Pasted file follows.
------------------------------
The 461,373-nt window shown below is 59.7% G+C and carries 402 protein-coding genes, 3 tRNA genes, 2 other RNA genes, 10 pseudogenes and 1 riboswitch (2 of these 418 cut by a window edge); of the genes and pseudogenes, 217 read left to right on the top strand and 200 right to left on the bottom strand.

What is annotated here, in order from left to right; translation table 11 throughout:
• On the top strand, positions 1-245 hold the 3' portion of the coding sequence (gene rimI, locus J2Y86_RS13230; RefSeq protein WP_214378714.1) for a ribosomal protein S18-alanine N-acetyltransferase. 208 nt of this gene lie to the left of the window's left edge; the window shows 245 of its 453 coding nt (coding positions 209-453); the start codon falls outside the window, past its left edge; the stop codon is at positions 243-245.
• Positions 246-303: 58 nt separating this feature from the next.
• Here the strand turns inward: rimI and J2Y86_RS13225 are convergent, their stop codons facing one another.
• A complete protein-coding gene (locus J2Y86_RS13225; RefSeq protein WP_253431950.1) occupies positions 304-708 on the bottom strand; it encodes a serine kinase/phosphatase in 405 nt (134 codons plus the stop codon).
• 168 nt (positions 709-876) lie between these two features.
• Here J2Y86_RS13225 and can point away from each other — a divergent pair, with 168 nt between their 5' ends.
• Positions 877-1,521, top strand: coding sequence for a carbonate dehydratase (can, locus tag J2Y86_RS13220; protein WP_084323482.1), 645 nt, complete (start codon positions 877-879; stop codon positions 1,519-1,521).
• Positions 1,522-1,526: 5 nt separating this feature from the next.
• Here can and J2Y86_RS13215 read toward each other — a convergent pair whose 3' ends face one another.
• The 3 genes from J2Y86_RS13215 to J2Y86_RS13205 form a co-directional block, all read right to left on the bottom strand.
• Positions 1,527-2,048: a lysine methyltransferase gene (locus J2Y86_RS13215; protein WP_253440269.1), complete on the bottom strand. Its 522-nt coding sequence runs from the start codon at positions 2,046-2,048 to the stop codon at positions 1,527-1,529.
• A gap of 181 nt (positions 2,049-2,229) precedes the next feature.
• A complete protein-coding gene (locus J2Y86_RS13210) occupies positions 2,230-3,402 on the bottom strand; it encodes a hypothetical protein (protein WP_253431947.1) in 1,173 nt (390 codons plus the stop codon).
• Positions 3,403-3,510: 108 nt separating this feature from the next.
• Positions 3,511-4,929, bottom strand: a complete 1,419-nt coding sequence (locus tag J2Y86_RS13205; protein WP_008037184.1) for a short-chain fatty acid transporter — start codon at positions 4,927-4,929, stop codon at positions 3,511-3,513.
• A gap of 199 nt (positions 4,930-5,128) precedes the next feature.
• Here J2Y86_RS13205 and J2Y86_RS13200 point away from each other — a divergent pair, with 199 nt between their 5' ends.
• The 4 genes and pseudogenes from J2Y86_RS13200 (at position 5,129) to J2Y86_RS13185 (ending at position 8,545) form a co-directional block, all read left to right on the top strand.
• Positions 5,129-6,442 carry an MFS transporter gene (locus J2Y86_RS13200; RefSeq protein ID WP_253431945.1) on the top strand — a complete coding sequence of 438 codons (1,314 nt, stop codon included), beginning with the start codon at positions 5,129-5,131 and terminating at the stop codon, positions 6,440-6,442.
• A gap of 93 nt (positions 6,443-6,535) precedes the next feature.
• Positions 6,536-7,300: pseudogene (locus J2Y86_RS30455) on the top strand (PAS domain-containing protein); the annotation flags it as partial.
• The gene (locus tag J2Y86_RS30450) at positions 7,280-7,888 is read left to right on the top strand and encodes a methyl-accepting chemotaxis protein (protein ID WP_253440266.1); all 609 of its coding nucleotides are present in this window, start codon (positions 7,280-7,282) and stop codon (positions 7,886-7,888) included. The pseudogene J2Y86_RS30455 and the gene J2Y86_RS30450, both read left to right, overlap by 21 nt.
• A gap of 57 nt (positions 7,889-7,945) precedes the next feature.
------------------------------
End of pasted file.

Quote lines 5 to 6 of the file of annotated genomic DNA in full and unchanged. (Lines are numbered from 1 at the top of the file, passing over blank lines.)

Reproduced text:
• Here the strand turns inward: rimI and J2Y86_RS13225 are convergent, their stop codons facing one another.
• A complete protein-coding gene (locus J2Y86_RS13225; RefSeq protein WP_253431950.1) occupies positions 304-708 on the bottom strand; it encodes a serine kinase/phosphatase in 405 nt (134 codons plus the stop codon).